One of the common points of contention in turnover rent leases is whether purchases made online by a customer should be part of the gross turnover of a store. The issue can be broken down into three categories:

1. Pure Online Purchases: Online purchases which are paid for online and delivered to the customer should not form part of the store’s gross turnover unless that purchase is allocated to that store by the retailer business.

2. Online Purchases at the store: Online purchases made using computers within the store (i.e. computers supplied by the store rather than the customers’ personal mobile devices) should count towards the store’s turnover because the purchase is being made in the store. This should apply regardless of whether they are paid for and/or collected in the store. The tenant’s systems should be set up to capture this data.

3. Click & Collect: If the order is placed online but paid for and collected at the store then the purchase should be part of the turnover. However, if a customer makes a purchase online, pays for it online and collects it from the store then the tenant is likely to argue that it should not be part of the turnover. It will argue that collection from the store is simply a saving to the customer of delivery charges so that the purchase would have been made online regardless of whether the store was there and the store acts simply as a “post box” from which the items are collected.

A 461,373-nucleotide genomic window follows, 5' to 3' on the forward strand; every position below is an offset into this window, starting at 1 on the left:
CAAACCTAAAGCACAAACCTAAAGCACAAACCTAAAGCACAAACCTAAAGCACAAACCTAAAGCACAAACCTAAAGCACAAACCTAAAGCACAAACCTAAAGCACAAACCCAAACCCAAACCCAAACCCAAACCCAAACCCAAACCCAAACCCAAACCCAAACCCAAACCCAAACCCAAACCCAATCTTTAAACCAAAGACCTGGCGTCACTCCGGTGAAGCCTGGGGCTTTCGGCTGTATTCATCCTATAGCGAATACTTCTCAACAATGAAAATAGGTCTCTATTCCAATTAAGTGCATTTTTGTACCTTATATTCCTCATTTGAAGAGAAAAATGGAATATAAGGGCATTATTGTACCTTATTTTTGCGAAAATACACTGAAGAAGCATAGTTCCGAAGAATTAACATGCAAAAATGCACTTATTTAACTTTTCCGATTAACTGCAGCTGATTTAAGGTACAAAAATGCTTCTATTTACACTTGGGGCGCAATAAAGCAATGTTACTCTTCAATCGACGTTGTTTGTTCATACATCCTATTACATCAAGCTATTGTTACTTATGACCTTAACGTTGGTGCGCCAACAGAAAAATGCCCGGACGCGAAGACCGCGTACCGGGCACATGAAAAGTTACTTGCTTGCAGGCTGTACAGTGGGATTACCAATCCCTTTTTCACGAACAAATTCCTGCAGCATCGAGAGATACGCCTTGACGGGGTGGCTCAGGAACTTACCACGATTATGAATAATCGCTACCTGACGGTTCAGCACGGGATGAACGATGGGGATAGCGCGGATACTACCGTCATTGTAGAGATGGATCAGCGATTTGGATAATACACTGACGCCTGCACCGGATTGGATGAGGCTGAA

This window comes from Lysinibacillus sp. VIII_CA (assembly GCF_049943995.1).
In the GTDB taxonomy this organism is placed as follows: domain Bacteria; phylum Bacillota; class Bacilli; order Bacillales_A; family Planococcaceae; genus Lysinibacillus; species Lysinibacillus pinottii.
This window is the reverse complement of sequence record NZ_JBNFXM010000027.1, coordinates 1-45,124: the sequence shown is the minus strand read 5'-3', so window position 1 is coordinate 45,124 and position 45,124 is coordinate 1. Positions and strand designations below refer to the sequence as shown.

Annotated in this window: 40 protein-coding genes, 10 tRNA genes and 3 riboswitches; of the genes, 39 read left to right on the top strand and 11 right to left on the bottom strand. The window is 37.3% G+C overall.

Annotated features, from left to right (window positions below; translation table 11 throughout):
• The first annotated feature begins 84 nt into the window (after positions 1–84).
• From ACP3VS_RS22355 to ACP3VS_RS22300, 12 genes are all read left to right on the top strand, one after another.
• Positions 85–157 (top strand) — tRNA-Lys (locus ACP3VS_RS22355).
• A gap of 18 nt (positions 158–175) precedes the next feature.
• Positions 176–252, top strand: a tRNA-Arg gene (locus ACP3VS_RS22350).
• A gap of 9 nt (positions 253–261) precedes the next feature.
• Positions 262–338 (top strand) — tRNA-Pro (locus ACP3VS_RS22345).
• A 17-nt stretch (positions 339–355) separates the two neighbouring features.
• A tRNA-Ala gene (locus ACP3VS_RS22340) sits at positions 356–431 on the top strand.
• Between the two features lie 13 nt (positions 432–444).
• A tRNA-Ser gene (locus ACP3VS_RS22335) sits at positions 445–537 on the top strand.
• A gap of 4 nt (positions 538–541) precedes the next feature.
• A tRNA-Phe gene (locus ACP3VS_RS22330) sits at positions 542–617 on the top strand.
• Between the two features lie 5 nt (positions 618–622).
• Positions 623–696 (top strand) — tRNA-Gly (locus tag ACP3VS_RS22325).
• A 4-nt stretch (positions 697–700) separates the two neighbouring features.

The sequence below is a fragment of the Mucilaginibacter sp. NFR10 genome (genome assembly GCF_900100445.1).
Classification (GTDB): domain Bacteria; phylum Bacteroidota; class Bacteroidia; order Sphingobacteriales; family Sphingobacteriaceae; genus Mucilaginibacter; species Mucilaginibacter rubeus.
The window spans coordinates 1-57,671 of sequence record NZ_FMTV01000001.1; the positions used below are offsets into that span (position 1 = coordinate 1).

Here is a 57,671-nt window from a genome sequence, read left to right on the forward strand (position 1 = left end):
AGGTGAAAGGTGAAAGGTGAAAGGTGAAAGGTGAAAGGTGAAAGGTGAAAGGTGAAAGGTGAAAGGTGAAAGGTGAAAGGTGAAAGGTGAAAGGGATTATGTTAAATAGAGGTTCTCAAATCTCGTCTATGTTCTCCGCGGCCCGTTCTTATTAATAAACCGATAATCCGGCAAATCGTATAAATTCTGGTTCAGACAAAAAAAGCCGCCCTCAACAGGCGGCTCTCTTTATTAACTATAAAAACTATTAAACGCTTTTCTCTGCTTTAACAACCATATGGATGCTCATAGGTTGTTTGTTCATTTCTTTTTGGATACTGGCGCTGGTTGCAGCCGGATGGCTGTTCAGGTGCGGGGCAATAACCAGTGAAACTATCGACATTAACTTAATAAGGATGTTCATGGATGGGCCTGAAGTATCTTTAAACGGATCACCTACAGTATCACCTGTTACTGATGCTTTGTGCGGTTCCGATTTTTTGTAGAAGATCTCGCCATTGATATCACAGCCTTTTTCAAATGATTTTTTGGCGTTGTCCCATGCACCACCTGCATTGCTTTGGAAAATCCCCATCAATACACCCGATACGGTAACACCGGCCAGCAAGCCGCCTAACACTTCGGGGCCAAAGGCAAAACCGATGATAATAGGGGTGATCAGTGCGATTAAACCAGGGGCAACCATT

From the landlord’s point of view that purchase should form part of the store’s turnover because the store’s physical presence may have had some bearing on the customer’s decision to purchase online and some of the transaction is being carried out in the store.

Ultimately the bargaining position of the two parties will determine what is agreed but this is a developing and controversial area – as well as tricky drafting territory!